Bible Basics 1
So much of what I do on a weekly basis revolves around the Bible. I’d like to believe that it also shapes who I am as a person. So I was very excited when Pastor Chansin suggested a sermon series on the Bible. Over the next five weeks we will try to answer some basic questions about the Bible- Who? What? When/Where? How? and Why? I plan in these articles to augment those sermons with some material that I will call “Bible basics.“ My first point comes out of many experiences which I have had over the years that are similar to the one that I will now relate. Once after a worship service where I had been the guest speaker, a woman came up to me and proceeded to tell me how the Methodist Church was wrong in very many areas and then she proceeded to trash every other church in town until she had covered all of the denominations! Her husband smiled and nodded approvingly at all of her unfair and vicious critiques of the churches and told me, “my wife is really into the Word.” At this point I wondered if the Word had ever gotten into her. She seemed to have forgotten about words such as “judge not lest you be judged” or “do not bear false witness” or even “love your enemies”! Had all of her Bible study really helped to mature her as a Christian?
So my first Bible basic is simply that the purpose of Bible study is not information but transformation. As one professor put it years ago, “it is not how much Bible you know but how much Bible you do” that counts. Centuries ago Christians talked about it this way, they called this basic “performing the Word.”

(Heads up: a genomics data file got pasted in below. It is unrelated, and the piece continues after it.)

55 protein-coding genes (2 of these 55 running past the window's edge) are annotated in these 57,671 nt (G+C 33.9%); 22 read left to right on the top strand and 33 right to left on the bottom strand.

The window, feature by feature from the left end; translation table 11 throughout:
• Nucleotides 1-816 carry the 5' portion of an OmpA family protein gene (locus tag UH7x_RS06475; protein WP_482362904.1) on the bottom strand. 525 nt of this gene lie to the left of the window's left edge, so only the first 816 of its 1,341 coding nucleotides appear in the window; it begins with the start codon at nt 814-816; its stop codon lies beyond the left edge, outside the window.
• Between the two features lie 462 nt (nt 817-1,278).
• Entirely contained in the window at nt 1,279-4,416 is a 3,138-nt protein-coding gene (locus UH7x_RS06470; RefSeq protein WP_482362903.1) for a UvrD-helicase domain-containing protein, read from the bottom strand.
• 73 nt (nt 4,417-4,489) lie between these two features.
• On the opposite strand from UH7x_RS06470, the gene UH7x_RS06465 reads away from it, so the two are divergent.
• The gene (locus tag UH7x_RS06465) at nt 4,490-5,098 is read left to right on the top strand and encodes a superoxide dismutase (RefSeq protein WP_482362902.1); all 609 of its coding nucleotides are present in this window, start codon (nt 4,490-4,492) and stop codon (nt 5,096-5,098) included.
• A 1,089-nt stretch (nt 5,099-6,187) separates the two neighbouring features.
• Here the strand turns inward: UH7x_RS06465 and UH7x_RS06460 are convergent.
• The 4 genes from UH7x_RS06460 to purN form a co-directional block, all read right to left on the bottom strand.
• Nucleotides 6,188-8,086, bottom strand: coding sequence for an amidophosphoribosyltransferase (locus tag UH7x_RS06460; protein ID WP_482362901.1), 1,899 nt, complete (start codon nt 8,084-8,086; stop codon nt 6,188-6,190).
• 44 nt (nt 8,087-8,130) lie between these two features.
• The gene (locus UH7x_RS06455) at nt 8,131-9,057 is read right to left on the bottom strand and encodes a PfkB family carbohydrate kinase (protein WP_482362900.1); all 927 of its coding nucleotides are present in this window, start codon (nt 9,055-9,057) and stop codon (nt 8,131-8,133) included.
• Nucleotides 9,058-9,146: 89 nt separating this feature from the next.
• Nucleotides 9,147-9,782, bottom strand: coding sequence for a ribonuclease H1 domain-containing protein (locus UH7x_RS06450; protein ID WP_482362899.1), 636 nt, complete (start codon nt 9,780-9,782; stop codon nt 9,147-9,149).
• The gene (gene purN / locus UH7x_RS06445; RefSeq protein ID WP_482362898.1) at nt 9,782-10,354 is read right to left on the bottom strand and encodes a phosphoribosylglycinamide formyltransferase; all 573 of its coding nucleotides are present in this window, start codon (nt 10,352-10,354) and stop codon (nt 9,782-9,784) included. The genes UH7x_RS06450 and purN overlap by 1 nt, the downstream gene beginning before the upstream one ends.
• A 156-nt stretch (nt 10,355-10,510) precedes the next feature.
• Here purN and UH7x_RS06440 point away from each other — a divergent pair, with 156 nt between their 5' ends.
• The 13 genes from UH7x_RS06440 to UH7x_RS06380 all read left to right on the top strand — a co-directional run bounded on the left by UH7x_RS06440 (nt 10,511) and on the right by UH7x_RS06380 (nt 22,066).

I grieve when I think of all of the damage that has been done to people in the name of the Bible. Slaves, women, the poor, members of the LGBTQIA community, non believers as well as adherents of other faiths and so many others have all had the Bible used against them in order to justify their oppression. It is my hope that this sermon series and accompanying newsletter articles will help us to use the Bible in ways that both shape us to be more loving and mature as well as help us to find a way to let the Bible bless others. Wisdom and emotional intelligence when combined with skills in biblical interpretation’s should help us become both better performers and better stewards of God’s Word.
To this day I remain haunted by the late Fred Craddock’s comment on German Christians who supported the Nazi regime in their persecution of Jews and their military aggression during the Second World War: “they knew the Bible, but they did not know the God of the Bible.” The God of the Bible desires that we grow not only in our love for God and for God’s Word but in our love for people as well.